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New online tool allows Charlottesville residents to track snowplow status

After last year’s balmy winter in Charlottesville, residents would be forgiven for not having visions of snowy weather alongside the seasonal sugar plums this year.

But according to the Farmer’s Almanac, they should.

Last year, Charlottesville saw the least amount of snow ever in recorded history, less than an inch, and nearby Wintergreen Resort had its shortest ever ski season, about 68 days.

But Central Virginia is in for a snowier and colder winter than normal this year, according to that popular predictor of winter weather the Farmer’s Almanac. Already, Wintergreen has received several inches. In one night last weekend, Wintergreen received 4 inches, already surpassing last year’s accumulation.

Ahead of the predicted precipitation, the city of Charlottesville has unveiled a new online portal that will help residents see when a snowplow will be clearing their streets this winter.

The tool will be available on the city’s official website, and with a GPS tracker placed on each of the city’s 25 snowplow trucks, locals will be able to see for themselves which streets have been cleared and which haven’t.

“Historically one of the most common customer service calls we receive during winter service events is ‘Where is my snowplow, and when will my road be plowed?’” city public service manager Jonathan Dean told The Daily Progress.

With this new online portal, those people will be able to use the tool instead of calling the city.

A city statement announcing the new portal includes an example of what residents can expect:

When snow starts to accumulate, people can go to where they can click a link to enter the plow portal. There, they will see a color-coded map of Charlottesville roads. Some roads will be colored in green, meaning they’ve recently been plowed, while roads in red are still waiting to be cleared. They will also be able to see when a road was last plowed, offering additional insight on when and where they can expect the next round of plowing.

A green road means it’s been plowed within the past four hours. Blue means within the past four to eight hours. Yellow means the past eight to 12 hours. Red means more than 12 hours ago.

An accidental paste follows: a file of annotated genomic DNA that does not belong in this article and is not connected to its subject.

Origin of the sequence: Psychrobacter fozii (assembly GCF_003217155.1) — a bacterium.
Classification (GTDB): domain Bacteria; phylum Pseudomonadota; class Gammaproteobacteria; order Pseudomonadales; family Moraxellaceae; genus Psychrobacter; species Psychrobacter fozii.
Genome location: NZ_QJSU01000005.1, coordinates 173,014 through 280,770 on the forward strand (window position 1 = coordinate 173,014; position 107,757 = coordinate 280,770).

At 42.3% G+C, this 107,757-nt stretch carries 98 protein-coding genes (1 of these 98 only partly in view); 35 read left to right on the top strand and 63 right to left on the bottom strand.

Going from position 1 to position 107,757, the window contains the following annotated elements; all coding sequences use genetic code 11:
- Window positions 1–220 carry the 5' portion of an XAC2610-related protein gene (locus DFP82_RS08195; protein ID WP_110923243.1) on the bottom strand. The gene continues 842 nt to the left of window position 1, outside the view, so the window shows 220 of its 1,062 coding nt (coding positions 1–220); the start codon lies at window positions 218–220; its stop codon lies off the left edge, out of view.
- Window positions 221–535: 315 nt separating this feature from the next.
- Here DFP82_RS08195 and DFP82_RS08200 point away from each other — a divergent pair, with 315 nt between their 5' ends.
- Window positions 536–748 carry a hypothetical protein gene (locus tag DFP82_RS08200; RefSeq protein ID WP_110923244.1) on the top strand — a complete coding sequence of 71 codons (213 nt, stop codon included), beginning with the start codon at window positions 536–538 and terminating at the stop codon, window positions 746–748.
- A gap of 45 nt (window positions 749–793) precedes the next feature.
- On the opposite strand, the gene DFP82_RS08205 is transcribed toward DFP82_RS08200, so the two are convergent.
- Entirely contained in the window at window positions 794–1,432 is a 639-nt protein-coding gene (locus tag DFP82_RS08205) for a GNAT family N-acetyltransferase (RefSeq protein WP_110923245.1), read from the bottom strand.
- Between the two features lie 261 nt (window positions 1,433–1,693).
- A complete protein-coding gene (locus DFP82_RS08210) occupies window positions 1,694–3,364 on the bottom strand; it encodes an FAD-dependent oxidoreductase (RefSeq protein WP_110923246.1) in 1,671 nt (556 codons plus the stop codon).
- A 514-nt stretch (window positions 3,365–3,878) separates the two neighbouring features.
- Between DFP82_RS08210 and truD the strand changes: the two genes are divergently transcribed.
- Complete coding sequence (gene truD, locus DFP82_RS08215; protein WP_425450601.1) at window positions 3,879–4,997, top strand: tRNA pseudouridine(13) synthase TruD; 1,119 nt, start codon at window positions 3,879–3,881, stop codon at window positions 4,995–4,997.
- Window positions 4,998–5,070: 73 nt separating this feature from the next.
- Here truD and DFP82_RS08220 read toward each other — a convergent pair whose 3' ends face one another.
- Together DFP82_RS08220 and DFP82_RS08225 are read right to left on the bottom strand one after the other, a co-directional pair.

“Color codes show timing and service. It gives an idea that my road was plowed less than four hours ago, so conditions might be better than if it was eight or more hours ago,” Dean said.

While the city advises people stay home during inclement winter weather, Dean said he thinks the system will be especially helpful for people who must get on the road.

“It will help with route planning. If you have trip you need to make, maybe you can look at the map and see what the progress is across the city,” Dean said.

The automated vehicle location, or AVL, has been used by the city for years to identify where the city’s fleet of trucks is located. But this will be the first time the system is used for snowplows, a decision made after some successful trial runs.

“We do what’s called a ‘dry run’ every year. We get all our snow equipment and drivers ready to go like it’s a real snow event. They complete assigned routes as if it was snowing,” Dean said. “It lets us see if the GPS is working, and for drivers to see hazards and things to look out for when visibility is much better.”

The objective is more transparency and data accumulation so that city residents can make more informed decisions.

“The Public Works Department has been testing the service internally and is leveraging the additional operational awareness the portal provides, especially for improving coordination between the multiple departments and organizations who all have a role to play to keep the public and roadways safe during inclement weather,” according to the city’s announcement. “Public Works is excited to provide this additional communication tool to the public and hopes it will improve the level of information available to residents and reduce the number of customer service calls.”

In addition to 25 snowplows, the city has 35 people assigned to its snow operations team. Dean said the city is satisfied with those numbers, although they are always looking to hire more experienced drivers.

“Snowplow operations requires practice and experience to get good at, and if you have a lot of new drivers it takes some time,” he said. “We’re excited about this new technology to help new drivers and make sure they’re not missing little roundabouts, cul-de-sacs and dead ends. Drivers can hold themselves accountable for their routes.”

He said he hopes for a mild winter but thinks the city will be prepared for more inclement winter weather, especially with this new portal.


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